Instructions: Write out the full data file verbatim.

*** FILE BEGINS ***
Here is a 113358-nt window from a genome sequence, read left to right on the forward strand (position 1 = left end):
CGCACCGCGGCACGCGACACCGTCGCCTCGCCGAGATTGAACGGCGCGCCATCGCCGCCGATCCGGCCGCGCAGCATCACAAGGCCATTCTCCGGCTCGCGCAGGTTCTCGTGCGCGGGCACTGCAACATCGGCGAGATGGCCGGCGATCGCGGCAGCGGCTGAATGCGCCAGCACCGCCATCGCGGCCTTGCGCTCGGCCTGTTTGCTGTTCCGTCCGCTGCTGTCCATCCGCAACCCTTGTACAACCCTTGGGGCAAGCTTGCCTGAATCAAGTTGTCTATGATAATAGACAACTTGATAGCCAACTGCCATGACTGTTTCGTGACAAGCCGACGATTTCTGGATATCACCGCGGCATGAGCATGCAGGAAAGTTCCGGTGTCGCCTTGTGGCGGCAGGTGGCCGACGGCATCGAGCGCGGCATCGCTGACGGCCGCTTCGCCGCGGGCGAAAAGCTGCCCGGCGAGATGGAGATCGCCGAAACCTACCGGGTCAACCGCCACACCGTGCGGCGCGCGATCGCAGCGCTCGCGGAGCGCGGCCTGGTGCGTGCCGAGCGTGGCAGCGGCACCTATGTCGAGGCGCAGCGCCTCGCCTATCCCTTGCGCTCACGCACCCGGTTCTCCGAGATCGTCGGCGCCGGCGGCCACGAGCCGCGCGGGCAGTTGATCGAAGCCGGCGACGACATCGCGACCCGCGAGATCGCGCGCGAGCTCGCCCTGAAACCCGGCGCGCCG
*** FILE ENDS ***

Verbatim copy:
Here is a 113358-nt window from a genome sequence, read left to right on the forward strand (position 1 = left end):
CGCACCGCGGCACGCGACACCGTCGCCTCGCCGAGATTGAACGGCGCGCCATCGCCGCCGATCCGGCCGCGCAGCATCACAAGGCCATTCTCCGGCTCGCGCAGGTTCTCGTGCGCGGGCACTGCAACATCGGCGAGATGGCCGGCGATCGCGGCAGCGGCTGAATGCGCCAGCACCGCCATCGCGGCCTTGCGCTCGGCCTGTTTGCTGTTCCGTCCGCTGCTGTCCATCCGCAACCCTTGTACAACCCTTGGGGCAAGCTTGCCTGAATCAAGTTGTCTATGATAATAGACAACTTGATAGCCAACTGCCATGACTGTTTCGTGACAAGCCGACGATTTCTGGATATCACCGCGGCATGAGCATGCAGGAAAGTTCCGGTGTCGCCTTGTGGCGGCAGGTGGCCGACGGCATCGAGCGCGGCATCGCTGACGGCCGCTTCGCCGCGGGCGAAAAGCTGCCCGGCGAGATGGAGATCGCCGAAACCTACCGGGTCAACCGCCACACCGTGCGGCGCGCGATCGCAGCGCTCGCGGAGCGCGGCCTGGTGCGTGCCGAGCGTGGCAGCGGCACCTATGTCGAGGCGCAGCGCCTCGCCTATCCCTTGCGCTCACGCACCCGGTTCTCCGAGATCGTCGGCGCCGGCGGCCACGAGCCGCGCGGGCAGTTGATCGAAGCCGGCGACGACATCGCGACCCGCGAGATCGCGCGCGAGCTCGCCCTGAAACCCGGCGCGCCG